Places

About
Foundation
Partner Schools
Print Archive
Peer Review
Submissions
Donate
Contact


Departments

Critique
Essays
Gallery
Interviews
Multimedia
Partner News
Peer Reviewed
Poetry & Fiction
Projects


Topics

Architecture
Art
Books
Cities + Places
Community
Culture
Design History
Design Practice
Development
Ecology
Economy
Education
Energy
Environment
Film + Video
Food
Geography
Health + Safety
History
Housing
Ideas
Infrastructure
Landscape
Photography
Planning
Politics + Policy
Preservation
Public + Private
Reputations
Sustainability
Technology
Transportation
Urbanism
Water



Design Observer

About
Books
Job Board
Newsletters
Archive
Contact




Gallery: Robert Dawson & Josh Wallaert

Public Library: An American Commons





These are brutal times for public libraries. Two years ago they froze book purchases. Last year they cut staff and reduced service hours, spreading the pain among branches in rolling blackouts. This year they are on the chopping block again, and there is nothing to cut but bone. New York Mayor Michael Bloomberg’s proposed budget includes an 8 percent cut to library funding. The Houston Public Library is trying to make sense of a nearly 30 percent cut. Two weeks ago the library board in Gary, Indiana, voted to close the main library; it was either that or lose all four satellite branches.




What’s at stake here is more than access to a room full of books. The modern American public library is reading room, book lender, video rental outlet, internet café, town hall, concert venue, youth activity center, research archive, history museum, art gallery, homeless day shelter, office suite, coffeeshop, seniors’ clubhouse and romantic hideaway rolled into one. [1] In small towns of the American West, it is also the post office and the backdrop of the local gun range. These are functions that the digital public libraries of the future will never be able to recreate.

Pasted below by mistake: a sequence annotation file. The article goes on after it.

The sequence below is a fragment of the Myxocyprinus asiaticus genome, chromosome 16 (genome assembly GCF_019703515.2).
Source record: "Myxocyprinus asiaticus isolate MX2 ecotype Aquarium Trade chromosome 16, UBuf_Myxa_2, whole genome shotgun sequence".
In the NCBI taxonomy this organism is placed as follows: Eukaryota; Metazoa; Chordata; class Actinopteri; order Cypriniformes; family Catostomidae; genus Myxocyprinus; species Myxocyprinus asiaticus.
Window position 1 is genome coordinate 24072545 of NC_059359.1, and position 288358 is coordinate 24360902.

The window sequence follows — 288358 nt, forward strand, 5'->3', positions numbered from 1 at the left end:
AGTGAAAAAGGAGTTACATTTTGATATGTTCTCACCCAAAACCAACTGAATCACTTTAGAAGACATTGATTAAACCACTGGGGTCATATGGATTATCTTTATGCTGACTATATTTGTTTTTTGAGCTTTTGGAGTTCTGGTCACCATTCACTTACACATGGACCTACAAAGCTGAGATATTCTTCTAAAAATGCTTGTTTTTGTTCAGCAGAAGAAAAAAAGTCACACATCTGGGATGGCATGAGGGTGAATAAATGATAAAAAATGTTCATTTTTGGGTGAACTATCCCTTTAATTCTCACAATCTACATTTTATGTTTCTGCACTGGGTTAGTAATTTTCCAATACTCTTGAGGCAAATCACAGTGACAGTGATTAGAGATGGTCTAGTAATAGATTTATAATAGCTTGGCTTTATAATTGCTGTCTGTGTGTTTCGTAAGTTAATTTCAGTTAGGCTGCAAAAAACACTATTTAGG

Since 1994, Robert Dawson has surveyed hundreds of the more than 17,000 public libraries in the United States. The photographs presented here, drawn from a current exhibition at the San Francisco Public Library, capture a broad range of American experience, from the Tulare County Free Library built by farmers in the self-governed black township of Allensworth, California, to a New Orleans library damaged by Hurricane Katrina, tagged with the X-Code of an Urban Search and Rescue Team. Dawson’s photographs make the case for the public library as an American Commons, perhaps the greatest we’ve ever had.